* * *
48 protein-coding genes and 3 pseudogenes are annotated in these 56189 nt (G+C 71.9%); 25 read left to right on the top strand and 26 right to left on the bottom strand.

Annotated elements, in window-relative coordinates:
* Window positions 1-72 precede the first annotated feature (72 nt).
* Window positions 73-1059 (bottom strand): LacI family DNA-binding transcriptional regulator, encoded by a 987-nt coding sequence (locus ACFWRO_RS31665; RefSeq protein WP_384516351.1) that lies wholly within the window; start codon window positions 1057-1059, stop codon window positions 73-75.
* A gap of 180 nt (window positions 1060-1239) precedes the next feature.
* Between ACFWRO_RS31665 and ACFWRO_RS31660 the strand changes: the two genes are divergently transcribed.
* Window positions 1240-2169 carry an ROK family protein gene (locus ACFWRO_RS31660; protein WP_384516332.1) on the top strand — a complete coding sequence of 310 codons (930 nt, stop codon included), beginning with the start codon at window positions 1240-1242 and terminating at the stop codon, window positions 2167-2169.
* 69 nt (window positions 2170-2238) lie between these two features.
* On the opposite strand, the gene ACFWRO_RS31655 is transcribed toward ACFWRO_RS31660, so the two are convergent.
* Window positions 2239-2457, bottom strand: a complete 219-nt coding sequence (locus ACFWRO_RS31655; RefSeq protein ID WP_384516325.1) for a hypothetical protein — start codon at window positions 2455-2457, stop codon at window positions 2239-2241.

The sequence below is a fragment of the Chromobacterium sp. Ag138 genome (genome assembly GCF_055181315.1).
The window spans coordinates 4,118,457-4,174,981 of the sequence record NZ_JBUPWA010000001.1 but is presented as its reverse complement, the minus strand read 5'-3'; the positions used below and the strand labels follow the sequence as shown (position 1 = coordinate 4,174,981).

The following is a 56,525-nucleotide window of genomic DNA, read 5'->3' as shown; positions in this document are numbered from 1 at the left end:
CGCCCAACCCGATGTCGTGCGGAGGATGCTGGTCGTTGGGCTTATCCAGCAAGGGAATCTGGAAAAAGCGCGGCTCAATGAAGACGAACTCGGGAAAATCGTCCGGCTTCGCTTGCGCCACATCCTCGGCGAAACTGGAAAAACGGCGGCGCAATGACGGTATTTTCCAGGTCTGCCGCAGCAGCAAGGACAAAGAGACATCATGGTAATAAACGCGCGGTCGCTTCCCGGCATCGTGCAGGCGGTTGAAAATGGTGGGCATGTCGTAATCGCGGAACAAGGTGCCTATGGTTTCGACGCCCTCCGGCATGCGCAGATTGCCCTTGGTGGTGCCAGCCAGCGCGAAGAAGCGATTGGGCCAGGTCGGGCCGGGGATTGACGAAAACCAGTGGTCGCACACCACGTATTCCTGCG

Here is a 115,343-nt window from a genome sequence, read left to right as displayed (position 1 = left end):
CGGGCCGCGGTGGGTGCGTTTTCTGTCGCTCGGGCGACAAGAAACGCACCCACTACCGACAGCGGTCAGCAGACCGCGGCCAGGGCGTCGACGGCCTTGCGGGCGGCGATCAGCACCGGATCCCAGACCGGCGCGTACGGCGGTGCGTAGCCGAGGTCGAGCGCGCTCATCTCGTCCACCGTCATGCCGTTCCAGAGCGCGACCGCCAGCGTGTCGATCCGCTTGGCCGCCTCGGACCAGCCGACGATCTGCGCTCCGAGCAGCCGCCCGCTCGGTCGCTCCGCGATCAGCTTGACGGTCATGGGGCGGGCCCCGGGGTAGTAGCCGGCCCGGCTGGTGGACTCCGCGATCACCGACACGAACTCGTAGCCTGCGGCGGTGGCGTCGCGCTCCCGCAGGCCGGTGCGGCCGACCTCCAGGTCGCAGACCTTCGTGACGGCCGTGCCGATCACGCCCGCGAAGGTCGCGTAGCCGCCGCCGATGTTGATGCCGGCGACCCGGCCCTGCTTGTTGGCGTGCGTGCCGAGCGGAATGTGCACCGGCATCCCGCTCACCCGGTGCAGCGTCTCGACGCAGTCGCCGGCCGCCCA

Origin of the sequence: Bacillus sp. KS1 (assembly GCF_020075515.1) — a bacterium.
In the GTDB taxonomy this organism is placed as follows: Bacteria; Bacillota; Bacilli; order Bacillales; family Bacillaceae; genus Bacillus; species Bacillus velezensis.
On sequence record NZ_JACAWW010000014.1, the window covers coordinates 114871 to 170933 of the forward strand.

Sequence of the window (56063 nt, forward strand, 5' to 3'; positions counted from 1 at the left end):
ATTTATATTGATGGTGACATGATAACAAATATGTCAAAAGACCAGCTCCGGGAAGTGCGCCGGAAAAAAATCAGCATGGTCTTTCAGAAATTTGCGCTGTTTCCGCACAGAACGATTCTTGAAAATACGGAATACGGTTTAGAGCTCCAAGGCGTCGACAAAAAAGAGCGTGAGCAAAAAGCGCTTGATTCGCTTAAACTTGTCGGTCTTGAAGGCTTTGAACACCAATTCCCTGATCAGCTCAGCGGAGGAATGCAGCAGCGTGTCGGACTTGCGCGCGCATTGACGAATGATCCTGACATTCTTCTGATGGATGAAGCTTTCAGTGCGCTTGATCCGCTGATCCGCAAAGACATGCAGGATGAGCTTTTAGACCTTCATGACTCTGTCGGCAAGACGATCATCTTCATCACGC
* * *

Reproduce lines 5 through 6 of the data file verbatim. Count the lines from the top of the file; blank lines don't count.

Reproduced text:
* A gap of 180 nt (window positions 1060-1239) precedes the next feature.
* Between ACFWRO_RS31665 and ACFWRO_RS31660 the strand changes: the two genes are divergently transcribed.